Thou Shalt Not Road Trip by Antony John is one of the books I was most looking forward to in 2012. So when I invited Antony to take part in Just Contemporary and he sent me an ARC, to say I was ecstatic is an understatement.
I am going to warn you in advance that this review is all over the place and it's long. Although my feeling are overall positive, they range from surprised to shocked to disappointed to confused to annoyed to thrilled to amazed to Seriously? to pleased and pretty much everywhere in between. So.
To be perfectly honest, a part of me is devastated that I didn't love this book the way that I absolutely adored Five Flavors of Dumb. This doesn't mean I didn't like it, but this book lacked a certain authenticity in everything except the religion talk. Which makes that a great place to start.
I was surprised when I started reading this book to realize just how much religion plays a part in the story. I don't know how I missed it, because the title includes the words 'thou' and 'shalt' and the main character is on a book tour for the book he wrote called Hallelujah. So, I was instantly wary. Because, for a lot of reasons, that I'm pretty sure I don't need to numerate, books with really strong religious themes are not always my favorite and, in my experience, they aren't always done very well. But for me, this was actually the best part of the book. Rather than being a book about RELIGION it is more a book about a boy who happens to be religious. He believes in God, says his prayers, wants to see other people happy and he also questions his faith and beliefs. As someone who has been religious my whole life, this was incredibly refreshing to me. Here we have a mostly normal teenage boy, who is religious and it isn't this huge thing or problem or issue or whatever. It just was.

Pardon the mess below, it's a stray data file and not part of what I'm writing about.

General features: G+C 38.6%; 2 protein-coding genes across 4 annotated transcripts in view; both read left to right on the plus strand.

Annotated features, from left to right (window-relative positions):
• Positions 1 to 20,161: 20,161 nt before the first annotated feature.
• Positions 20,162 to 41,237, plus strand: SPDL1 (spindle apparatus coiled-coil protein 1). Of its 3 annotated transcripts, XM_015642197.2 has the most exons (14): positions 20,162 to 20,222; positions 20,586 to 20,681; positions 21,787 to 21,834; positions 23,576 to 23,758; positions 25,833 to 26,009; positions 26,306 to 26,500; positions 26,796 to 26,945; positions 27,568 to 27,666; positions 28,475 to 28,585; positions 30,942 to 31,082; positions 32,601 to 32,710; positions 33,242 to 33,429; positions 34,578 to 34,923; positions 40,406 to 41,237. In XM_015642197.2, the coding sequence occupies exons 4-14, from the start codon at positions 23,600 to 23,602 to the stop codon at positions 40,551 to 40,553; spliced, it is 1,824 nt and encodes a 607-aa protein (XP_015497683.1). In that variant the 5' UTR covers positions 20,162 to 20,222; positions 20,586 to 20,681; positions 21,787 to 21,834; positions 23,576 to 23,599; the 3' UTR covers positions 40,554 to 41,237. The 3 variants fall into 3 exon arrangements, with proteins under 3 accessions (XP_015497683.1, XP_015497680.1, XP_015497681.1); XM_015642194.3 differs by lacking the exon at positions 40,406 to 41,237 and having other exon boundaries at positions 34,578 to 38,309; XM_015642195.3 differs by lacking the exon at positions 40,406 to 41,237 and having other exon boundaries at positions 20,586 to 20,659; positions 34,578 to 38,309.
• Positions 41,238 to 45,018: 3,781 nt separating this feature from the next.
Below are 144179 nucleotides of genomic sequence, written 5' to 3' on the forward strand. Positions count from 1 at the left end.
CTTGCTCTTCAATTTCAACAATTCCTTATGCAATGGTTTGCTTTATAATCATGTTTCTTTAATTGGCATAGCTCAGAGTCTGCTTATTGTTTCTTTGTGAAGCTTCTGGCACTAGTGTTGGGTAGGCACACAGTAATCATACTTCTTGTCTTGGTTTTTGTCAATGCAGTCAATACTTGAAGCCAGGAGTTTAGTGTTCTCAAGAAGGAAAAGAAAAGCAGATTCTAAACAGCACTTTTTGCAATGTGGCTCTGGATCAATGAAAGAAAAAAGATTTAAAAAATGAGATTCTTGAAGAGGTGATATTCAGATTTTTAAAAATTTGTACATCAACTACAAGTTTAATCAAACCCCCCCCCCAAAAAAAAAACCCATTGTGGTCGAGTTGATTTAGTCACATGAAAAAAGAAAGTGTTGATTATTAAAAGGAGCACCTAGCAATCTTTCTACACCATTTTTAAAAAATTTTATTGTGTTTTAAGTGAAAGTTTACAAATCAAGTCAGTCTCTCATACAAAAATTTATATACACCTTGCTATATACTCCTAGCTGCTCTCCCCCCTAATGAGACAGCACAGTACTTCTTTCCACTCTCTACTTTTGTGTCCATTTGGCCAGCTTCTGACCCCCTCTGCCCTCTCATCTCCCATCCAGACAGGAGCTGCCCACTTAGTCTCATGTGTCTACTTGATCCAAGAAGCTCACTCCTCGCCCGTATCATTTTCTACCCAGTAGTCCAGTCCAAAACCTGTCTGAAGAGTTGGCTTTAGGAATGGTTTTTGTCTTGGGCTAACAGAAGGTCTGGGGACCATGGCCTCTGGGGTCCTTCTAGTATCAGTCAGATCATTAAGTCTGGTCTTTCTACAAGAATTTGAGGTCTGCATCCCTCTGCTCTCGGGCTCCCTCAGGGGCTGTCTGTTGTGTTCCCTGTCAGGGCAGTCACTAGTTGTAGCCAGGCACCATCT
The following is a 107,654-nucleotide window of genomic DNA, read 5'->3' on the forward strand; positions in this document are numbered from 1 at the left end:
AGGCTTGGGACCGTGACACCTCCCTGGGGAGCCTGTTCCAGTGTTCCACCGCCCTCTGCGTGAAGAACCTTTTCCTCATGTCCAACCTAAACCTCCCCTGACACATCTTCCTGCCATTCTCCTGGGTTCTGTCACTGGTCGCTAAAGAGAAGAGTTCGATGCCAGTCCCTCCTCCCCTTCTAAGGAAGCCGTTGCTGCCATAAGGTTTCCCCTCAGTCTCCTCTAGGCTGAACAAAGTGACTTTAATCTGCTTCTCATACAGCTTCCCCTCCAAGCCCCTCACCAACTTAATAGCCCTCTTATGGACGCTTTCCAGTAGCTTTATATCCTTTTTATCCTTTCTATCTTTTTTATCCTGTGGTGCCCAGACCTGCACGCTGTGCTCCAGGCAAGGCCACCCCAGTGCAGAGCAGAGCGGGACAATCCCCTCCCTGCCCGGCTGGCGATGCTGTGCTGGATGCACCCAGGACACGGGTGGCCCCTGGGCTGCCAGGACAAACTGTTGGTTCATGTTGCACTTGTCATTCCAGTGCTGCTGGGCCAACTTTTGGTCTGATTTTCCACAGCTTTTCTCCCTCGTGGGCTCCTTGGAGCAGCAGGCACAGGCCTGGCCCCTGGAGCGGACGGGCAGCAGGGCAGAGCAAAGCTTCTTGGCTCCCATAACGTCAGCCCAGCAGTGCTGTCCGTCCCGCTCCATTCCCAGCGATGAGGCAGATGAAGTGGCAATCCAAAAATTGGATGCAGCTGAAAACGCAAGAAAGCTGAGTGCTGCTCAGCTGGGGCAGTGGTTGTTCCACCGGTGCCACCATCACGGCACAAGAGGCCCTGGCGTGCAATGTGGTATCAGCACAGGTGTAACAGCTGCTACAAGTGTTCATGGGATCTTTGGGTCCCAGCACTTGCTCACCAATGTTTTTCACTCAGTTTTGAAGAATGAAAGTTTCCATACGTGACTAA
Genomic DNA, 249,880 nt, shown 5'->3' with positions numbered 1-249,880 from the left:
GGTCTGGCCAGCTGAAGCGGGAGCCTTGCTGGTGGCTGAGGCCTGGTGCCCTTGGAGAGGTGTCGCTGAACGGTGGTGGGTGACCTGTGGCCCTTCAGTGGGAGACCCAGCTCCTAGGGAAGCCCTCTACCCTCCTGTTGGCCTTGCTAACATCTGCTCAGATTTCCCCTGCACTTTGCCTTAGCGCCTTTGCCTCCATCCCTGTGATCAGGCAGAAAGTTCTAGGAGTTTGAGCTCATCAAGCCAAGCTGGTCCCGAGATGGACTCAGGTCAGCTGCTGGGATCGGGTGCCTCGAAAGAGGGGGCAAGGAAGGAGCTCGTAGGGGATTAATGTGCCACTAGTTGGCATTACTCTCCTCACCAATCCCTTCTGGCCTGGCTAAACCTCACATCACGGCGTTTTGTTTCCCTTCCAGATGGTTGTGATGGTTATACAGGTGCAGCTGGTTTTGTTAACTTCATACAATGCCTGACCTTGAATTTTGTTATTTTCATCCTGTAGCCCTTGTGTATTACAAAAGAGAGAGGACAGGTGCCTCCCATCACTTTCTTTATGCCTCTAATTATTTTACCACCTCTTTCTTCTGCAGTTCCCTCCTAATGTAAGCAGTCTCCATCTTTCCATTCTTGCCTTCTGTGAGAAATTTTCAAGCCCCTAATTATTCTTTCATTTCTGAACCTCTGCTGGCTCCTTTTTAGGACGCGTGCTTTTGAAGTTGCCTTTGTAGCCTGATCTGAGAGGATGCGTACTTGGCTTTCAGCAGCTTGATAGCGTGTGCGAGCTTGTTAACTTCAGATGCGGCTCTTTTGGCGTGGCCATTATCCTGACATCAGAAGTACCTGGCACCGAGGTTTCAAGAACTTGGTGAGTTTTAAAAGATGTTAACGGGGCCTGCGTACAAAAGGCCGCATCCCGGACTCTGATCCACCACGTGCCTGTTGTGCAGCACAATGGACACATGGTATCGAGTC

And Antony gets the full Ashley stamp of brilliance, because he managed to talk about religion a lot (Luke is on a book tour through Christian book stores) but he never, not once, came across as preachy to me. There were morals to the story, and life lessons learned but none of them were strictly brought about because of a religious lesson. They were normal. And it was amazing. Here is a book with religion in the summary that didn't turn into either an excuse to hate on religion and demonstrate its utter evil OR a 300+page Sunday School lesson. There are a lot of people and a lot of teens who go to church every Sunday. It an important but normal part of their lives. It's nice to have a book that gives us a religious character and handles it well. So, serious awesome points to Antony for that. Seriously.